TAKING sperm from a corpse in New York state may soon be possible only if the man gave written consent before his death. A bill now before the state legislature would also ensure that only the dead man's spouse or partner could request sperm retrieval. The bill marks the first serious attempt to regulate America's private fertility clinics, which are effectively govemed only by the scruples of the doctors involved. Its author, Roy Goodman, a Republican state senator from Manhattan, hopes it will become law within a year. Alarm over the practice of retrieving sperm from corpses stems from a survey by two bioethicists, who showed that it is surprisingly common (This Week, 30 November 1996, p 5). In a survey of 273 fertility clinics in the US and Canada, Arthur Caplan of the University of Pennsylvania in Philadelphia and Susan Kerr of the University of Texas Health Science Center in Houston found that 14 admitted to taking sperm samples from a total of 25 men. Demand is rising: between 1980 and 1994, the clinics reported 39 requests for the procedure, while in 1995 alone there were 43 requests. The requests came mostly from the man's partner, parents or other members of his immediate family. But in two cases, an unrelated person requested a sample-a nurse and a social worker, who each said they were acting on behalf of an unidentified third party. Since then, Caplan has become aware of two cases where sperm was withdrawn from frozen storage.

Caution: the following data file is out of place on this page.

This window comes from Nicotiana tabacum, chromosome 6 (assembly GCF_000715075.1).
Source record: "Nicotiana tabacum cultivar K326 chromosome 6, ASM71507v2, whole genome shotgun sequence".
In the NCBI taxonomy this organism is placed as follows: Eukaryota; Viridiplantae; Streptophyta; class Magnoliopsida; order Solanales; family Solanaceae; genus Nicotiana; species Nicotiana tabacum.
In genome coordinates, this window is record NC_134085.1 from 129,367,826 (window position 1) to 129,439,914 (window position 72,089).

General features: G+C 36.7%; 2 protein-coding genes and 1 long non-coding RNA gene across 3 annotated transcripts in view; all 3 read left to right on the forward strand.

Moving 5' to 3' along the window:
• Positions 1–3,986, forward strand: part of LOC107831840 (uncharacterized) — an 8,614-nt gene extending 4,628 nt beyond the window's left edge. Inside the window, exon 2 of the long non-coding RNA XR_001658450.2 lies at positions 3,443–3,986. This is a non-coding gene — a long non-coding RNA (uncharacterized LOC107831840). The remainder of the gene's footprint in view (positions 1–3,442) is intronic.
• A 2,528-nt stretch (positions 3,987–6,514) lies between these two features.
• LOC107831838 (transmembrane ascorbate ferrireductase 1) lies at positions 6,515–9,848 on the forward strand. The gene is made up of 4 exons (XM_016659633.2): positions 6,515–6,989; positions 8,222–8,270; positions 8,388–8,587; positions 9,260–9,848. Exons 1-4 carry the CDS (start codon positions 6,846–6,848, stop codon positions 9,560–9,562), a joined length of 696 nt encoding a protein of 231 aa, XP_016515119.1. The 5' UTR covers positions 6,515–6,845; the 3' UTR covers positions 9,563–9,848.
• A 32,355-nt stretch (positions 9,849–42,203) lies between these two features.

'We'd all be best served by one law governing all aspects of the problem'
Goodman says that it was details like these that spurred him on. "What's disturbing is that an individual could be posthumously the parent of a child that he never had any intention of creating." Some IVF specialists believe Goodman has gone too far, however. "This law isn't anything to be proud of," says Cappy Rothman of Century City Hospital in Los Angeles, who performed the first documented posthumous sperm retrieval in 1980 (Fertility and Sterility, vol 34, p 512). Rothman says he offers the procedure because it comforts families who feel they have salvaged some part of a loved one's life. Sperm retrieval must be done soon after death, he notes, and few families think about the issue before being confronted with a dying relative-who may be in no position to give his consent. "This is cruel and unusual punishment," says Rothman, who argues that any law should govern the use of sperm, not its retrieval. Britain's Human Fertilisation and Embryology Act takes this approach, requiring prior consent from a man for his partner to use his sperm for fertilisation after his death. Caplan agrees that restrictions should focus on the use of the extracted sperm. But he believes a wider legal framework is needed, as doctors start to freeze unfertilised eggs or whole ovaries from corpses-and even contemplate human cloning. "We'd all be best served by one law goveming all aspects of postmortem reproduction," he says. Philip Cohen